"Has Linux finally crossed the threshhold from adolescence to
adulthood? If you use as one measuring stick the recent spate of
not-so-good news for some of Linux's leading lights, you might come
to that conclusion. Layoffs by one of the four largest Linux
distributors, TurboLinux; tough times at Linux backer Corel; IPO
meltdown at Linux services provider LinuxCare. Who's next?"
"Does this mean that Linux's heyday is over? Hardly.
After all, IBM, Sun, Oracle and Microsoft all continue to be
staunch believers in Linux's potential/threat. Microsoft reiterated
on Wednesday of this week, as part of its latest antitrust-related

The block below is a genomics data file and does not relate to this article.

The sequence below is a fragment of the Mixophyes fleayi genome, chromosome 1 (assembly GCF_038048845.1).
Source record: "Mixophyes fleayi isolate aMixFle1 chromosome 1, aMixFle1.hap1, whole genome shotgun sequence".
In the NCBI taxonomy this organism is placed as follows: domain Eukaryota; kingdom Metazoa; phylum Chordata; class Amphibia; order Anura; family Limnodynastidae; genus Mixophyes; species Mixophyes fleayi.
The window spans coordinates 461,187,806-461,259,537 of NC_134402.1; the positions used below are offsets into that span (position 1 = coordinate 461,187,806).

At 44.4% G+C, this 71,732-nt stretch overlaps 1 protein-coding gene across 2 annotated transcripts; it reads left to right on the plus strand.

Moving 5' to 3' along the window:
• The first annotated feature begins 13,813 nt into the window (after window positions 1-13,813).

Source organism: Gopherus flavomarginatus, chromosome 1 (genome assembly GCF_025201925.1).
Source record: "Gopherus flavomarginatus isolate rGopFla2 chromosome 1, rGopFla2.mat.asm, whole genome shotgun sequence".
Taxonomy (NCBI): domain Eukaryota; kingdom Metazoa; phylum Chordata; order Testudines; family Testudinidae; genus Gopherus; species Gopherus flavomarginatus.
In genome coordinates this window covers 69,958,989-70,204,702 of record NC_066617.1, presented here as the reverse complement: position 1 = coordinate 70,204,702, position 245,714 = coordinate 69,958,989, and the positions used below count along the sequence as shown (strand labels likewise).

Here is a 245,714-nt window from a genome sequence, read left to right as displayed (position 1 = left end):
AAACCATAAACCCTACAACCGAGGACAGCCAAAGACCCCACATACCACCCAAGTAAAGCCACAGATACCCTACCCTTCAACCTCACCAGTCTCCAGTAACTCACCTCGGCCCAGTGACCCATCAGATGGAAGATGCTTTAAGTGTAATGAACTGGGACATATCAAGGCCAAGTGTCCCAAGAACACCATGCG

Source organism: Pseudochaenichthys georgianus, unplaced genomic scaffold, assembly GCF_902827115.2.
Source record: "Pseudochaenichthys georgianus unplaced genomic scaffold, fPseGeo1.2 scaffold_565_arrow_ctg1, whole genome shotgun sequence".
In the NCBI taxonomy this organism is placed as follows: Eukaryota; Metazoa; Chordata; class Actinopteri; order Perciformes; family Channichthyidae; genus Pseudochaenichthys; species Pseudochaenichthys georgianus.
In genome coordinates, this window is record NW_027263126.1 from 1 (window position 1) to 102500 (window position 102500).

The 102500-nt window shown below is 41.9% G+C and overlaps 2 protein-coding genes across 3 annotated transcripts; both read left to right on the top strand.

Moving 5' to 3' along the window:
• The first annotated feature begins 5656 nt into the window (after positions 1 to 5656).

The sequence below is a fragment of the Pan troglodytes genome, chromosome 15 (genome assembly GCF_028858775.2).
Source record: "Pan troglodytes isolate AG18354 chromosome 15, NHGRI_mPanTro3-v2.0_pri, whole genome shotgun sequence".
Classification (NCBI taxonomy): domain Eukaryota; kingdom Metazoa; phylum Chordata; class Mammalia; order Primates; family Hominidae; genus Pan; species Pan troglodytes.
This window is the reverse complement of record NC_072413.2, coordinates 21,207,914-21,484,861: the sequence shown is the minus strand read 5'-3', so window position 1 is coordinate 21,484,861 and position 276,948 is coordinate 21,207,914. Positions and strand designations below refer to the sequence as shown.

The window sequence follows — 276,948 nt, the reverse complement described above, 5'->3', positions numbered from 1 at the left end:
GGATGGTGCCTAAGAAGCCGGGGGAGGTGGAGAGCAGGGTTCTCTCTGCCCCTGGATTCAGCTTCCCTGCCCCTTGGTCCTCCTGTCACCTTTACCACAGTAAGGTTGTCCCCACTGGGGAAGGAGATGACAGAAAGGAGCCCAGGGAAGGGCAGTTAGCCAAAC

filing that its economic experts still consider Linux "a serious
competitor as an operating system for a variety of non-PC devices
that compete directly with personal computers running Windows."
"Regardless of the rhetoric, I believe there is enough
promise in the basic concept that software is best developed via a
cooperative, rather than a competitive model, to continue to propel
Linux and other open software forward. As one Linux enthusiast
pointed out recently, as operating systems get increasingly bigger
and more complex, where will companies find enough programmers to
hire to develop and test them? The concept of cooperative
programming would seem to be a novel way to circumvent this
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